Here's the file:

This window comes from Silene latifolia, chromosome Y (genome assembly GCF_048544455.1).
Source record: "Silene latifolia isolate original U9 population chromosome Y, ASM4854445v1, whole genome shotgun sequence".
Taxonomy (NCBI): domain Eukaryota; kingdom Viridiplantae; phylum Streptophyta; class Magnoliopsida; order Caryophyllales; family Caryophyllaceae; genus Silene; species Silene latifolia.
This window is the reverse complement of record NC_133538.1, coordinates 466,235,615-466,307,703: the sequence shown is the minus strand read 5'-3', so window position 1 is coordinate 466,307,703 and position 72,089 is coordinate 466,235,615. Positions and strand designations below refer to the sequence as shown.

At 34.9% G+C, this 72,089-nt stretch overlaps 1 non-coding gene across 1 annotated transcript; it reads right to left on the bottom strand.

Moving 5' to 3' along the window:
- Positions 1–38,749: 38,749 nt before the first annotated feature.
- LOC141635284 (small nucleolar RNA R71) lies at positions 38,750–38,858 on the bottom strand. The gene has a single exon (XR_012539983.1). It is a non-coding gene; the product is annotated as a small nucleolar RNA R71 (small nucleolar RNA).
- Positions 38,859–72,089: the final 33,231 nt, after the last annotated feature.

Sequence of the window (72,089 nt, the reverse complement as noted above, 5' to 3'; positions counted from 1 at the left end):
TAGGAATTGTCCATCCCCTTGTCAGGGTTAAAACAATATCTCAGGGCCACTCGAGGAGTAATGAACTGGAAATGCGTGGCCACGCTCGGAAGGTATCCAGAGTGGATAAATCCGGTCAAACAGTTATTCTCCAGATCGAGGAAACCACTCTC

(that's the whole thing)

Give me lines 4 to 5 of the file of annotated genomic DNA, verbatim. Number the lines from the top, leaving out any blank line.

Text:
This window is the reverse complement of record NC_133538.1, coordinates 466,235,615-466,307,703: the sequence shown is the minus strand read 5'-3', so window position 1 is coordinate 466,307,703 and position 72,089 is coordinate 466,235,615. Positions and strand designations below refer to the sequence as shown.

At 34.9% G+C, this 72,089-nt stretch overlaps 1 non-coding gene across 1 annotated transcript; it reads right to left on the bottom strand.